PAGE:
Whether entering college as a recent high school graduate or working professional, finding the right major can be difficult. For some students, just narrowing down the list of potential majors is a challenge. But even if you enroll with a major or career already in mind, the realities of the coursework, program length, and related requirements can discourage you from pursuing your intended path.
Regardless of how thoroughly you've mapped your future academic and professional journey, college is an opportunity to discover new interests and shape your career. We asked six successful recent graduates how their experience in school altered, reinforced, and otherwise influenced their pathway.
Below, they recount their experiences and offer advice on finding a major and what they wish they knew before choosing theirs.
“Be flexible and willing to learn. I think college is a great way to get the fundamentals of what you want to do, but being flexible is really how I got my job today. Being open to new experiences and being comfortable trying things even if it might not be the right fit.”
"I went to La Salle University in Philadelphia, where I planned to major in accounting or business because that's what my parents and family were interested in and I thought could make some money. However, right before I got there I actually switched to psychology because I was inspired by an AP psych class in high school. I eventually changed to digital art and multimedia design as my primary major with psychology as my secondary.
My junior year I got a job on campus as a graphic designer. I also had an internship at La Salle for the entrepreneurship center doing graphic design.
Out of college, I started last January as Slice's graphic design intern and then by March they offered me a freelance position for email marketing, which used a lot of graphic design. I ended up going full time by July and decided to stay with Slice because of how much I could learn.
A lot of what I learned in psychology applies toward the work I'm doing in marketing and that has helped me understand some of the clients we work with."
“Be open to different possibilities. Make sure to explore all your options and not just one that falls within your specialty.”
"I majored in criminal justice and minored in political science. I went to Northeastern University in Boston, Massachusetts. I was, and still am, a huge "Law and Order" fan and I knew it wasn't going to be like TV but I started really looking into working in criminal justice. I initially started on the legal track and then around my junior year I switched to law enforcement.
At that time the economy was still down so I had very limited job prospects. I even traveled to all the major cities on the East Coast and I went to job fairs in New York and D.C. and couldn't find anything.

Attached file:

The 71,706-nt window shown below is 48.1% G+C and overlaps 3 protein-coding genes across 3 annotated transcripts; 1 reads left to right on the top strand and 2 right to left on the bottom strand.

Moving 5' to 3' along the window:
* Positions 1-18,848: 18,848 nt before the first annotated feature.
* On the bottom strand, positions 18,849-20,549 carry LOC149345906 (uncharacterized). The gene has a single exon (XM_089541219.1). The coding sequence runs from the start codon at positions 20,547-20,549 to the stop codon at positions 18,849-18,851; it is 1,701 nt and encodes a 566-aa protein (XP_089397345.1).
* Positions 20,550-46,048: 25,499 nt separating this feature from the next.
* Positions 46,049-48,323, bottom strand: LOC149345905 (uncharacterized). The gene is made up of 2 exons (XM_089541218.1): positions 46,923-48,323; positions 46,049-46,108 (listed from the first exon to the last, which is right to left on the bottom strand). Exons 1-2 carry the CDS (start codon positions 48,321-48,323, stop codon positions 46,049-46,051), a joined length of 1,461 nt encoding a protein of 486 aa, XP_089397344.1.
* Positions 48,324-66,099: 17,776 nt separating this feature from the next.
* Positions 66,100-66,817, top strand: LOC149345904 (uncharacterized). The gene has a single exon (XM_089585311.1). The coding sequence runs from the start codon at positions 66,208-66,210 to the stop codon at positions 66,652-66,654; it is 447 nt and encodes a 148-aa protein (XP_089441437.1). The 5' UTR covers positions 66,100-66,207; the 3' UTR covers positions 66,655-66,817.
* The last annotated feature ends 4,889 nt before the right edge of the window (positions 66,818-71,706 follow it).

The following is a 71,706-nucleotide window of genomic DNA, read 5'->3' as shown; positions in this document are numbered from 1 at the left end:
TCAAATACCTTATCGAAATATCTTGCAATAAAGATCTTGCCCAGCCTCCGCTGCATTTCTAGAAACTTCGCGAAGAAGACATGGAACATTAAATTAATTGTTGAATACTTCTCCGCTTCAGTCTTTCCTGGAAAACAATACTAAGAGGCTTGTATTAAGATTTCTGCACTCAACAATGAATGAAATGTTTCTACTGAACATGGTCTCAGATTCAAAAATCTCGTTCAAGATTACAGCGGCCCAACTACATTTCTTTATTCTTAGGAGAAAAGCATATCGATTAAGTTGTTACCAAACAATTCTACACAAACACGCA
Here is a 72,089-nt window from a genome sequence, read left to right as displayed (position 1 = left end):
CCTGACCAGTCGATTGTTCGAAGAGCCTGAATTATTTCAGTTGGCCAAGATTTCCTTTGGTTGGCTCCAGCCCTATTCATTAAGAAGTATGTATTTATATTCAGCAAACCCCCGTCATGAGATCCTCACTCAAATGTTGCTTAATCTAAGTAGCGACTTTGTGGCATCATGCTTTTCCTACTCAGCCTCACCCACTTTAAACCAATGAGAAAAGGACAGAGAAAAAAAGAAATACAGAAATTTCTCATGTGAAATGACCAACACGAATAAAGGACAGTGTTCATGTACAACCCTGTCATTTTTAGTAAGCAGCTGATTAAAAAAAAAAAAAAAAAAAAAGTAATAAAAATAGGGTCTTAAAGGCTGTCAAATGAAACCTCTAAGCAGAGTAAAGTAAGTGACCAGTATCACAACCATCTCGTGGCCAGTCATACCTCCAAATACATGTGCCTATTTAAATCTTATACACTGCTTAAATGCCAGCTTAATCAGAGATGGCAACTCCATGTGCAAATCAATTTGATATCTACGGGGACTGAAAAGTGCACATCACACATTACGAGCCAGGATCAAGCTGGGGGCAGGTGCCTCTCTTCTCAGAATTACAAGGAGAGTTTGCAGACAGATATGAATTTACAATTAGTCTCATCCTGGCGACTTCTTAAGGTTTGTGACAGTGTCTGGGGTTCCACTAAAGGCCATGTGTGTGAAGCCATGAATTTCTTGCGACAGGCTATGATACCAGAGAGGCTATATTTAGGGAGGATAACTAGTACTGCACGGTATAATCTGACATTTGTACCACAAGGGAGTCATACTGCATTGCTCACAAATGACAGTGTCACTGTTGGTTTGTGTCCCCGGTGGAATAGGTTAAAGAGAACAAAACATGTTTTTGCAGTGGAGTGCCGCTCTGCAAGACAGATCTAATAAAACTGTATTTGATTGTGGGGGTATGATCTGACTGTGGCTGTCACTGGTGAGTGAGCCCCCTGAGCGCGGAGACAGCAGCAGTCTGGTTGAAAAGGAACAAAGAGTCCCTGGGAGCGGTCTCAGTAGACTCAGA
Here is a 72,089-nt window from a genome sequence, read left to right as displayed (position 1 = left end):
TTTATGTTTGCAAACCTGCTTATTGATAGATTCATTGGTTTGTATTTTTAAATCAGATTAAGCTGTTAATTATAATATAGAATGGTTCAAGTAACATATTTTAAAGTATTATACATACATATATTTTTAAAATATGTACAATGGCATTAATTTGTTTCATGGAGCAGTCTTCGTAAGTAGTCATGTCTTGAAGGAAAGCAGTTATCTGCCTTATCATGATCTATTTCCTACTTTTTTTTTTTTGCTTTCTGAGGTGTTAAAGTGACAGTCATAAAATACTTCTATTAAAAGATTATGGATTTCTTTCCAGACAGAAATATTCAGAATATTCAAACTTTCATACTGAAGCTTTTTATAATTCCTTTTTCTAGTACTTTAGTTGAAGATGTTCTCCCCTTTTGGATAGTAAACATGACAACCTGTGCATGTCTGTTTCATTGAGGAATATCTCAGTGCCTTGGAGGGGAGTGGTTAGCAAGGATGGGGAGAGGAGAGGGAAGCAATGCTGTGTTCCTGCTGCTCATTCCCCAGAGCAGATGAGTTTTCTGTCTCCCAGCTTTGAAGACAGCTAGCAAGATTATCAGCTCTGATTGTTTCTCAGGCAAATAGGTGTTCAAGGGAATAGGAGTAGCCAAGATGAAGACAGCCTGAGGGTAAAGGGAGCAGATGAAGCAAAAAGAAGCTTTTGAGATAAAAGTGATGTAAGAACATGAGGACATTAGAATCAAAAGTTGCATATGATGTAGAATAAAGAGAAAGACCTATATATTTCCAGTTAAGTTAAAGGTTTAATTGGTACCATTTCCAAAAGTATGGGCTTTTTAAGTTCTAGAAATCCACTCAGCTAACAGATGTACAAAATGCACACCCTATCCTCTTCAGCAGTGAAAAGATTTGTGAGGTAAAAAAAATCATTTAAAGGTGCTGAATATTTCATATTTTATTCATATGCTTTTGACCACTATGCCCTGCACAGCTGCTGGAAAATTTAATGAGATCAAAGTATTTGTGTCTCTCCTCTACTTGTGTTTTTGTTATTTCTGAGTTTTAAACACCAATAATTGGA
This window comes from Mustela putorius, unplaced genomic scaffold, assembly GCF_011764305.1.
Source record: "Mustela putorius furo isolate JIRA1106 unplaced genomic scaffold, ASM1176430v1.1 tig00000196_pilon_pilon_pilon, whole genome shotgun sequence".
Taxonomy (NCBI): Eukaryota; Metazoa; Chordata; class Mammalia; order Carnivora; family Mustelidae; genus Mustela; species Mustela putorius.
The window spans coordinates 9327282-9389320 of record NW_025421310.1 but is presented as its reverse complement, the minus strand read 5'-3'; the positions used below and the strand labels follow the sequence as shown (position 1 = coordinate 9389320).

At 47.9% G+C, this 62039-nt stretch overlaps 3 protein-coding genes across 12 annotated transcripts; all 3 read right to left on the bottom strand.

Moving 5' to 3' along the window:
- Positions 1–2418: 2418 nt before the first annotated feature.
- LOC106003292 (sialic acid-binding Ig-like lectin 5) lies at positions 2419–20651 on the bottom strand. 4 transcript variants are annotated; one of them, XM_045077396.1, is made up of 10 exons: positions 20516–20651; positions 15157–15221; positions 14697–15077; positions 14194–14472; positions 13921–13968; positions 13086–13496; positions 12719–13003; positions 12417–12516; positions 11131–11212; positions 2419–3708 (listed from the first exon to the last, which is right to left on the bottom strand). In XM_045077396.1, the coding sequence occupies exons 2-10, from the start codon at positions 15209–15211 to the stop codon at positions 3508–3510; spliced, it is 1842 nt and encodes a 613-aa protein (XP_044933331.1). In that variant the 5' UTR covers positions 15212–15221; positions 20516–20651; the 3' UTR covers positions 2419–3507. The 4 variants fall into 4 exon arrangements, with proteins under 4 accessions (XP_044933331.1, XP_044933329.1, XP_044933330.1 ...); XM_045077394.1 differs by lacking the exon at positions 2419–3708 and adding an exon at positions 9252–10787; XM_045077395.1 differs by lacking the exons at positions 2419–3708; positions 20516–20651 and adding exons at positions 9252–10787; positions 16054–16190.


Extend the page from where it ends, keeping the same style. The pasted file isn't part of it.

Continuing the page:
All the jobs I wanted that were related to my degree were very competitive, so I decided to enlist in the military. I had known about intelligence before because of one of internships in college; however, I had never really considered it until that point, so that ended up fitting into my enlistment contract.
I am actually changing careers again: I am now going to school for a master's in dance movement therapy — I really had to come a long way to get to that path. I had to go through my own cycle of mental health and well-being to realize that's the path I need to be on. I started my own dance company outside of the military. My goal is that when I retire I'll have my own dance practice."
“It is never selfish to follow a path that you are gifted in, even if you can’t see the practical way it will benefit the world at the time. The world needs people with confidence in their gifts who enjoy what they do. Do it for you rather than worrying about what others think.”
"I graduated from St. Ambrose University with a BA in psychology and a BS in biology. I attended graduate school for English at Western Illinois University, and rhetorics, communication, and information design at Clemson University. I started school primarily interested in art and considered applying to art institutions.
Progressing through psychology courses coalesced with my personal convictions regarding animal welfare, and I hoped to become involved in animal behavior. I was counseled that veterinary medicine was, perhaps, the more practical way to go regarding employment. So I decided to add a biology major and apply to veterinary medicine programs. But veterinary medicine was hard to get into, and it seemed to be more of a stretch for me from my initial creative interests in art and English.
After working for several years as a vet tech, I returned to my initial academic interests and completed an MA in English with the hope of teaching in academia. I was able to write a dissertation with faculty from English, biology, and art on my committee. It was really liberating, and made this varied and meandering journey through my education culminate in a really wonderful way."